Margaret Nordlie (1912-1989)

Margaret NordlieMargaret Nordlie came to Concordia first as a student and then returned to teach classes in library science and work in the library under head librarian Anna Jordahl. In collaboration with Jordahl, Nordlie facilitated the growth of library collections as well as the beginnings of the Concordia College Archives.

Dorothy Johnson (1911-2000)

Dorothy Johnson, c. 1970Dorothy Johnson was hired by Concordia College in 1953 as Fjelstad dormitory resident head and assistant to the dean of women. Soon after her arrival she founded the college’s Reading Service to improve students’ reading skills.  She also developed an annual Conference on Reading at Concordia and became president of the Minnesota Reading Association in 1966.

Homecoming Queen Tradition

Concordia’s tradition of crowning a homecoming queen began in the 1920s.  Student movements and the influence of the 1960-70s society affected the practice. Due to student concerns, the 1974 Homecoming Chairperson Ken Fitzer substituted the tradition of voting for a homecoming queen with the Don Awards, which was a recognition given to four exemplary senior students. The current practice of crowning both a king and queen began during the homecoming festivities in 1977.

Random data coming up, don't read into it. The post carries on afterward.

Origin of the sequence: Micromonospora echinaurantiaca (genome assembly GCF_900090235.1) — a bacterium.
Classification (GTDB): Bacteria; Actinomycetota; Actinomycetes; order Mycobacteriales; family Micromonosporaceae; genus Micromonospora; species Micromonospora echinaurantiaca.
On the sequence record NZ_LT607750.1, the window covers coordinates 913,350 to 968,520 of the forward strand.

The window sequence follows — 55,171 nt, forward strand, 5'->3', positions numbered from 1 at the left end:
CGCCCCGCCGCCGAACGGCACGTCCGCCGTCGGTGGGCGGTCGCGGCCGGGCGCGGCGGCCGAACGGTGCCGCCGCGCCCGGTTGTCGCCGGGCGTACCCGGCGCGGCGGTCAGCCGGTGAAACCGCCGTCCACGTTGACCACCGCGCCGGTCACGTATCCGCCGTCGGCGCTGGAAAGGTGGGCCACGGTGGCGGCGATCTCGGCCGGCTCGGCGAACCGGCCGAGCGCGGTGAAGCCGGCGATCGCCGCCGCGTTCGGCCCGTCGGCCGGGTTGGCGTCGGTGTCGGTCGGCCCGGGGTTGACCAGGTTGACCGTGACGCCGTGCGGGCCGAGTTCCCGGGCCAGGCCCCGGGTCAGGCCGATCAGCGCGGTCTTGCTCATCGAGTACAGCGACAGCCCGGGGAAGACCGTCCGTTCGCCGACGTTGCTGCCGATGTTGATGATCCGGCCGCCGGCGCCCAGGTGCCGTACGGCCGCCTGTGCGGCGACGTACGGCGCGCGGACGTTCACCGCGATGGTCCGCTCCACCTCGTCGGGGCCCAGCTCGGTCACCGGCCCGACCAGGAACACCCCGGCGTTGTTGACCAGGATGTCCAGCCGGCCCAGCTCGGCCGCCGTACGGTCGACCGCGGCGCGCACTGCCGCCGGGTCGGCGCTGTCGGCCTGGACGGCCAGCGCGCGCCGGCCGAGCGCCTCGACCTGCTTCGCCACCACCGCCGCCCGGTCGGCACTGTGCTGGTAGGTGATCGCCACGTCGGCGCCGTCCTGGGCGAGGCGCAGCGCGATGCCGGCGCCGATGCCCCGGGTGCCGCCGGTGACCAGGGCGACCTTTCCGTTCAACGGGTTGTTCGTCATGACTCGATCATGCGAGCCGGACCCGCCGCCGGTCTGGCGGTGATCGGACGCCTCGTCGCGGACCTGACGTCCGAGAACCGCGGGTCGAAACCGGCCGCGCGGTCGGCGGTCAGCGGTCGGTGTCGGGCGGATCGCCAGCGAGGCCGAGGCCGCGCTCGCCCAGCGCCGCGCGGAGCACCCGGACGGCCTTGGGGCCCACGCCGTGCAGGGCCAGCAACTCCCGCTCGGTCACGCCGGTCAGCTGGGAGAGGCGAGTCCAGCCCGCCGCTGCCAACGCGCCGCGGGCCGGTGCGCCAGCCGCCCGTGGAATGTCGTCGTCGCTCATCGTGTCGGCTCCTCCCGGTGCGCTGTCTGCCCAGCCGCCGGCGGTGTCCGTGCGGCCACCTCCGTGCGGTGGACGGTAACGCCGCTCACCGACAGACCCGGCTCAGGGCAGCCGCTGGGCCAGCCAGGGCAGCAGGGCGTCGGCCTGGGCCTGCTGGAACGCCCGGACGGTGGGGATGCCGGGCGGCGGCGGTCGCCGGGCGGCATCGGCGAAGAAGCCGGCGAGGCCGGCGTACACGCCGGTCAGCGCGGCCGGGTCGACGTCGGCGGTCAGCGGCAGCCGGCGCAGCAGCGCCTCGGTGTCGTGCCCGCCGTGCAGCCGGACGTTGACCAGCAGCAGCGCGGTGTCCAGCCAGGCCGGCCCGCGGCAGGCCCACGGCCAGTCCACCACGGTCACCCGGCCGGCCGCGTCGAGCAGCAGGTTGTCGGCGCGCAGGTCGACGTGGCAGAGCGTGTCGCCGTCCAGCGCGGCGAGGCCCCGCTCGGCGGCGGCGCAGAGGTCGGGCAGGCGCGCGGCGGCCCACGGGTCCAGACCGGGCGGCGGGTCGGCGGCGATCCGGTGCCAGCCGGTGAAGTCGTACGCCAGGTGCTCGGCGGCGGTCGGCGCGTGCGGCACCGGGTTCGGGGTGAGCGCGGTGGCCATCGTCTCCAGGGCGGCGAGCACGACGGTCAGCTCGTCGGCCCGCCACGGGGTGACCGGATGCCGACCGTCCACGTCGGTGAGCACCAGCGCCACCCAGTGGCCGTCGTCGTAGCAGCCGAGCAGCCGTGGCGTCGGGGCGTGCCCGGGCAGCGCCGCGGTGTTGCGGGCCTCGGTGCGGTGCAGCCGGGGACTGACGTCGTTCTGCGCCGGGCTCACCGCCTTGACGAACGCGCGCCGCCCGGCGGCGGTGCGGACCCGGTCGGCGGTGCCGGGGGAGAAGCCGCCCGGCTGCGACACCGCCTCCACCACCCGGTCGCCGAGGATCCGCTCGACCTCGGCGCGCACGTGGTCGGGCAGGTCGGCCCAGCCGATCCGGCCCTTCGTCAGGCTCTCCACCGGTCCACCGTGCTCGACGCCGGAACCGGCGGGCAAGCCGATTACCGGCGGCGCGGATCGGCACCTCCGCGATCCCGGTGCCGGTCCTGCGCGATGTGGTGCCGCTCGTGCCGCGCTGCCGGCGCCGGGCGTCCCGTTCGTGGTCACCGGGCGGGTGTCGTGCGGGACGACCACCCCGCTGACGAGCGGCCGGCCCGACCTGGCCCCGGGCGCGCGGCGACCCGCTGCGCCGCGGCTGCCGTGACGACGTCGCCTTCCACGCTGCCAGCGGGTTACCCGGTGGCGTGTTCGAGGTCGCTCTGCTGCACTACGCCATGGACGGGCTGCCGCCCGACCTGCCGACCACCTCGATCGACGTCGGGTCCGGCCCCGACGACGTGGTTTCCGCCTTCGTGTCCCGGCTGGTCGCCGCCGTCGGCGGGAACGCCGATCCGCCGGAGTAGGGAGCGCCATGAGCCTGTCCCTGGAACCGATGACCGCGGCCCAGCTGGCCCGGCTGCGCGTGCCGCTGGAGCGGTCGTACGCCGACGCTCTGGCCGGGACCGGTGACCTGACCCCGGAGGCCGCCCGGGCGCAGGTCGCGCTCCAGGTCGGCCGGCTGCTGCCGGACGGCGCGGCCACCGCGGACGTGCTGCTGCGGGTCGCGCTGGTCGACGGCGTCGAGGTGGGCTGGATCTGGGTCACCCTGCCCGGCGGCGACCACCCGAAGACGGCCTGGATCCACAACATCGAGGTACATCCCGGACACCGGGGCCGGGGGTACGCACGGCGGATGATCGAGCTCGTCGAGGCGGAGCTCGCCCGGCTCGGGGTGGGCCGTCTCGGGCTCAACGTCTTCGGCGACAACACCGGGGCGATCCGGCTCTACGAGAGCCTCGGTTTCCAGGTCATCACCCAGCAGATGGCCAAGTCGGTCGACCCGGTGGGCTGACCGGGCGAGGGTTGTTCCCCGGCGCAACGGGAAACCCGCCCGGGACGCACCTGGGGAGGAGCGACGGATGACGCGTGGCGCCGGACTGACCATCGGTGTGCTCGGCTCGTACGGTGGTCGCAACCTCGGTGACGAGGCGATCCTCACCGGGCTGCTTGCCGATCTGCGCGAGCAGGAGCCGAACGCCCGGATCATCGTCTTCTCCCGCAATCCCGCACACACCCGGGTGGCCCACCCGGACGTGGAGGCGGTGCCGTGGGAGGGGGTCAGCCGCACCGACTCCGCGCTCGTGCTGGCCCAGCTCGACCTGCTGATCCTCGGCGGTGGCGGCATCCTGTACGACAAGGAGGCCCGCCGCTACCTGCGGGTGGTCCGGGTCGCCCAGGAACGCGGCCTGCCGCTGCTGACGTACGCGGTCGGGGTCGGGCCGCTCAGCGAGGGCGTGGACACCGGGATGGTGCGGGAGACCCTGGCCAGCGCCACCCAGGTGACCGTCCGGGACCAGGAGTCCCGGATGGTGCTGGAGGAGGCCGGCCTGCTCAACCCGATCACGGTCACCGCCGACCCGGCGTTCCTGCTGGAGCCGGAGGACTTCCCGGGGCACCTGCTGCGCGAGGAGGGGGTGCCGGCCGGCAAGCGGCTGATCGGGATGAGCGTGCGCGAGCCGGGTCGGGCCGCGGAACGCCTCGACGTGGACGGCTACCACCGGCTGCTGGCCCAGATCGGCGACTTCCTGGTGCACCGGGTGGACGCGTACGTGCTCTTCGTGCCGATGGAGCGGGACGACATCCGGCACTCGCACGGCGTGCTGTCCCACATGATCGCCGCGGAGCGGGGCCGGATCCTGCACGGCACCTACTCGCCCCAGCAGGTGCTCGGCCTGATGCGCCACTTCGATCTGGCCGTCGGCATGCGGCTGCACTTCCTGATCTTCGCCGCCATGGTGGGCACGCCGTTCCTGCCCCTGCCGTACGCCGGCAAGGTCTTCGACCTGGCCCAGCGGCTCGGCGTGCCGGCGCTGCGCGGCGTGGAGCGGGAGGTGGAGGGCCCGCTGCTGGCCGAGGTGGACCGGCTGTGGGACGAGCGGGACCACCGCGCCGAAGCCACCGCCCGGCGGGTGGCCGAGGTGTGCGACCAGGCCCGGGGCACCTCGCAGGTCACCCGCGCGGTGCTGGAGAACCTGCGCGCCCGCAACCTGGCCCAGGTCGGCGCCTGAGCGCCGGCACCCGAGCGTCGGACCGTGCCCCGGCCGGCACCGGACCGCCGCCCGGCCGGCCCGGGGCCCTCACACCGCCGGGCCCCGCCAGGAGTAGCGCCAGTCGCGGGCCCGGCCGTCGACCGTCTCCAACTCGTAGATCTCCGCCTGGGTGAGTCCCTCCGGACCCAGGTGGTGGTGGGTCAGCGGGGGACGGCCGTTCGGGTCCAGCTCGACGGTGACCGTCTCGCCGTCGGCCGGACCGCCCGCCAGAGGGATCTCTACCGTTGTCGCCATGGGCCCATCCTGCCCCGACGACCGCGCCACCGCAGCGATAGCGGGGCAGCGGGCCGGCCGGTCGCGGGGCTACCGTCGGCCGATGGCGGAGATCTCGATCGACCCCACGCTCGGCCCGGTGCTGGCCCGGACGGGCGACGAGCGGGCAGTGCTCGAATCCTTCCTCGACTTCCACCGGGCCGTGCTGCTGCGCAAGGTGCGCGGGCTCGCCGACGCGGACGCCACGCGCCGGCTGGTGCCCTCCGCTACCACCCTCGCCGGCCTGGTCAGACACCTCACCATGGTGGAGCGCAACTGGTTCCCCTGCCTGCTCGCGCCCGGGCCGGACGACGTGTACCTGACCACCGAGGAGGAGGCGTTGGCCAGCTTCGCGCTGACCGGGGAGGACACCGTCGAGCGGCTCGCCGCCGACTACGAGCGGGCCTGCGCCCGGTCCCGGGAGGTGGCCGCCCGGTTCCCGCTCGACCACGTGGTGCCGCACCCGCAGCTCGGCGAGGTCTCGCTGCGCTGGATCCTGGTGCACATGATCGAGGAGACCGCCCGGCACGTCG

Barbara Glasrud

Barbara Glasrud, 1984Barbara Glasrud (née Crawford), taught art history at Concordia College for over three decades.  During her time at the college, she shared her enthusiasm for art and culture with many students and was instrumental in building the art program at Concordia.